I am Bipolar.
In the various cycles I experience, I’ve done some pretty horrible things. I’ve hurt a lot of people over the years and caused much damage to others. There have been financial disasters, legal issues, job losses and troubles. I have brought others around me down with my negativity and despair. There has been much frustration with those who have had to deal with all my mood swings. I’ve driven like a maniac and put other drivers at risk. As a boss I’ve fired people for the simple reason I didn’t like them. I’ve maneuvered myself to take over other departments, knowing full well the other manager would end up losing their job. My leadership style has been very demanding and exacting. There are times I’ve been downright mean.
Just ask one of my four ex-wives.
I’m not going to make any excuses. I am who I am, and part of that is being bipolar. The illness can cause many problems, but that doesn’t absolve me from my own personal accountability. And it doesn’t change how I’ve come across and affected others. It’s who I am for sure; but it really isn’t what I am.
I am not a jerk.
There are people in this world who are genuinely not nice. Some of them suffer from other disorders such as narcissism or anti-social behavior. But some people are just self-centered and completely disregard everyone else. I think we all know someone like this. There are bosses who are only interested in furthering their own careers or building a fiefdom. Friends who are backstabbing and fickle are unfortunately common. There are liars, cheats and thieves. Some people just don’t care about anyone but themselves.
But I’m not one of them.
It’s a totally different story when I’m not caught up in an extreme mood swing. I care deeply about others, strangers or not. I’m sincerely interested in the opinions of others, and will always consider another point of view. Chivalry is not dead and I’m a firm believer that is how we should be. I will do anything for anyone (as long as it’s not expected or demanded. That’s another story). Responsibility, accountability and acceptance of my deficiencies are very important to me. I’ve mentored my employees and done much to further their career. I’ve even developed lasting friendships from those who have worked for me in the past, and worked hard to find them positions that are better for them. Being courteous and having good manners are part of my core makeup. There must be many likeable, no, lovable traits about me or I wouldn’t have been able to attract so many different women. My marriages have all ended badly, but they started wonderfully.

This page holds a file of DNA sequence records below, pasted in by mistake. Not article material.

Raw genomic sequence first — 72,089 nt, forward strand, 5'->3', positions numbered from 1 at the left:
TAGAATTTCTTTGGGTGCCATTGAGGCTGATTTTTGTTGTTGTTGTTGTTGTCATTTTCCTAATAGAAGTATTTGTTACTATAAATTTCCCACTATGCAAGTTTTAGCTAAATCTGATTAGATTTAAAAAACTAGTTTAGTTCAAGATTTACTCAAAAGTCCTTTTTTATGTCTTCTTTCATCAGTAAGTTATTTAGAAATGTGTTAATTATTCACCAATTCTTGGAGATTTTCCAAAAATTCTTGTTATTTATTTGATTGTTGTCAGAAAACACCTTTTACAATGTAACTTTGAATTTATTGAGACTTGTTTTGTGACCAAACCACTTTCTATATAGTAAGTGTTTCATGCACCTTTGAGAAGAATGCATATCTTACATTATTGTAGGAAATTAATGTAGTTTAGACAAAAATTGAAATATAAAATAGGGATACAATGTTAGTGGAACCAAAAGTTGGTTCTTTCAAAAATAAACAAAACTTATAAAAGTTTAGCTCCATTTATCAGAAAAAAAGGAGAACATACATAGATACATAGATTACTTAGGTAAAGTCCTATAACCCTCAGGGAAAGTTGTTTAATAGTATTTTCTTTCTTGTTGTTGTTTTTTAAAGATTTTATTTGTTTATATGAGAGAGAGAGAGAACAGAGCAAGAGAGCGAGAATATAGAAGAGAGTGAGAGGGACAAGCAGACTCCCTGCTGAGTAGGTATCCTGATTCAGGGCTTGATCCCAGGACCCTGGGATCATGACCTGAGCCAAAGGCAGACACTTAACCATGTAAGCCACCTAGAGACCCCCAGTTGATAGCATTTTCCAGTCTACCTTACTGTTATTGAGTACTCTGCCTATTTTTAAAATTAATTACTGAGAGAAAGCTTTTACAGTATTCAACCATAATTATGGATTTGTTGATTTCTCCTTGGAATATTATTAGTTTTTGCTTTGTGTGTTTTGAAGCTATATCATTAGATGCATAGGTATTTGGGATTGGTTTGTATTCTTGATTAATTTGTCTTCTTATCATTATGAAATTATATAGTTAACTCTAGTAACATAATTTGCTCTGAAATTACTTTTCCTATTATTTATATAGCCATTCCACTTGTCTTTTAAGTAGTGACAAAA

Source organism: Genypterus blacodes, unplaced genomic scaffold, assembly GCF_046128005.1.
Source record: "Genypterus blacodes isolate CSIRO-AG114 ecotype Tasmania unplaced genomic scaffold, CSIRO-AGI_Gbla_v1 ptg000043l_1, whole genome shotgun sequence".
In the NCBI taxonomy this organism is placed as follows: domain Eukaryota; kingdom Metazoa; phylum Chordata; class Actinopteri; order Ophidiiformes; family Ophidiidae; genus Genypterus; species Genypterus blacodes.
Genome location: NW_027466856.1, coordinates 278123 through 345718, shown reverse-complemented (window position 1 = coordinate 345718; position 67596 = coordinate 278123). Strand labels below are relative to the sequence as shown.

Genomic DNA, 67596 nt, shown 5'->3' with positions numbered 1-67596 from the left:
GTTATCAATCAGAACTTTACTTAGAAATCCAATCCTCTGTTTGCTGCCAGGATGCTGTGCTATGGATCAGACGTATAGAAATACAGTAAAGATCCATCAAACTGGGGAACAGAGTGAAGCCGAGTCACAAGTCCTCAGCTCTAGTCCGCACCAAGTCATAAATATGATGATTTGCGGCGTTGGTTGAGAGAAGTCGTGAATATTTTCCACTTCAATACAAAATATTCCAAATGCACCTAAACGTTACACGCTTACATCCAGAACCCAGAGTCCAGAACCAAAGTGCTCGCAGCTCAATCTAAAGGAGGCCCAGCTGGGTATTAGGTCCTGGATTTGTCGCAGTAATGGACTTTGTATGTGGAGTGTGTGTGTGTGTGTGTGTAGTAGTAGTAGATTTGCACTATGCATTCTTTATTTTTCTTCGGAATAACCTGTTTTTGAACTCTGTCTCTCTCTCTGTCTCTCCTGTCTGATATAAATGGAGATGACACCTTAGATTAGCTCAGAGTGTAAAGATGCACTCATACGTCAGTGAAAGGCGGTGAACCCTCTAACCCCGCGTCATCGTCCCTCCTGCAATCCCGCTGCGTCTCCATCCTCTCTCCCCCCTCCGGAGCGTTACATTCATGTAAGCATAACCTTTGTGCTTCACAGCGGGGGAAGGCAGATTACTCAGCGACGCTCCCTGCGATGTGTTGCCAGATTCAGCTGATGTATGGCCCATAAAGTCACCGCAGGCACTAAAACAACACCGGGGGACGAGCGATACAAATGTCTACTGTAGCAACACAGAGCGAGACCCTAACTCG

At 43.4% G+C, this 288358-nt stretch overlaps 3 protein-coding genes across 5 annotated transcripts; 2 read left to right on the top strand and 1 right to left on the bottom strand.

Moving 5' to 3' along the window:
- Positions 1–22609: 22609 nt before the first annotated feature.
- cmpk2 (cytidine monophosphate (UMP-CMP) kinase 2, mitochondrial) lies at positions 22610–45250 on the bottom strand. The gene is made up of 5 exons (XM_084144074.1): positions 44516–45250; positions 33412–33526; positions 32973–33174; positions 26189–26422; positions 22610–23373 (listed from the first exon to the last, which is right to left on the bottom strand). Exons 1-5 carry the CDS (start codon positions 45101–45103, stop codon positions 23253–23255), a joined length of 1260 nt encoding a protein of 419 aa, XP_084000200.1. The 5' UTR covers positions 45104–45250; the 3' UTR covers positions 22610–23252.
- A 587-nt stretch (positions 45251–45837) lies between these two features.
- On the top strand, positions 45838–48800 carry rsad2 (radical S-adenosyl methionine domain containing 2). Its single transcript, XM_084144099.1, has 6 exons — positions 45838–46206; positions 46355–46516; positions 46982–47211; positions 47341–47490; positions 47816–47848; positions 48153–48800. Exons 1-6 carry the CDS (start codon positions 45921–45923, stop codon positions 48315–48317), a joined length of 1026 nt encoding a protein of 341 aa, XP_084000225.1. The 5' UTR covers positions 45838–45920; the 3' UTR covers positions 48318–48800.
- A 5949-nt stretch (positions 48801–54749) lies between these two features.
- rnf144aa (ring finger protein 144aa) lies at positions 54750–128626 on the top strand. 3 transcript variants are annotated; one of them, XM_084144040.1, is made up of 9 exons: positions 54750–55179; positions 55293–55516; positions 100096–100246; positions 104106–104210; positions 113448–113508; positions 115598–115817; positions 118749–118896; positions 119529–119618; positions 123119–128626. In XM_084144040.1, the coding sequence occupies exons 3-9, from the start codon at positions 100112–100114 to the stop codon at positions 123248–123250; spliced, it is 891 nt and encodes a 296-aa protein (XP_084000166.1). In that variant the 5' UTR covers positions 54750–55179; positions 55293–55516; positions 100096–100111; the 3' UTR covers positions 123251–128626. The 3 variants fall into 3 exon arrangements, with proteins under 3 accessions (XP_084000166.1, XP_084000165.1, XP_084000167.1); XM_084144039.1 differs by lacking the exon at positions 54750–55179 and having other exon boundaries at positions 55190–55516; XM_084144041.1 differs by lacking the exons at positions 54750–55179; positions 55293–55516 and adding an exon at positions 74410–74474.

That’s not so bad, is it?
I’m not alone as one who is bipolar with the Dr. Jekyll and Mr. Hyde personalities. I used to attend a bipolar support group, and it was interesting to see all the different behaviors of the other members as they moved through their own cycles. There can be a lot of meanness and aggression sometimes. Depression can be very evident in the ‘hands off, leave me the hell alone’ attitudes. But you know what? Everyone I’ve ever met at this support group is really nice. Even though there are times that some of them go through periods of unpleasant natures, deep inside you can see a caring and considerate person. As a matter of fact, all the bipolar people I know tend to be even more sensitive and supportive than average. With this disease there is much empathy, sympathy, and support for others as we have gone through our own difficulties. We can understand so many diverse problems from dealing with the many different features of our own illness.
I think that being bipolar makes you an even more exceptional human being.
But there’s always that dark side.
I am mean. I am selfish. I am hurtful. I am vindictive and manipulating. I am careless and uncaring. I am a Jerk.
But I’m a good man too.
I am bipolar.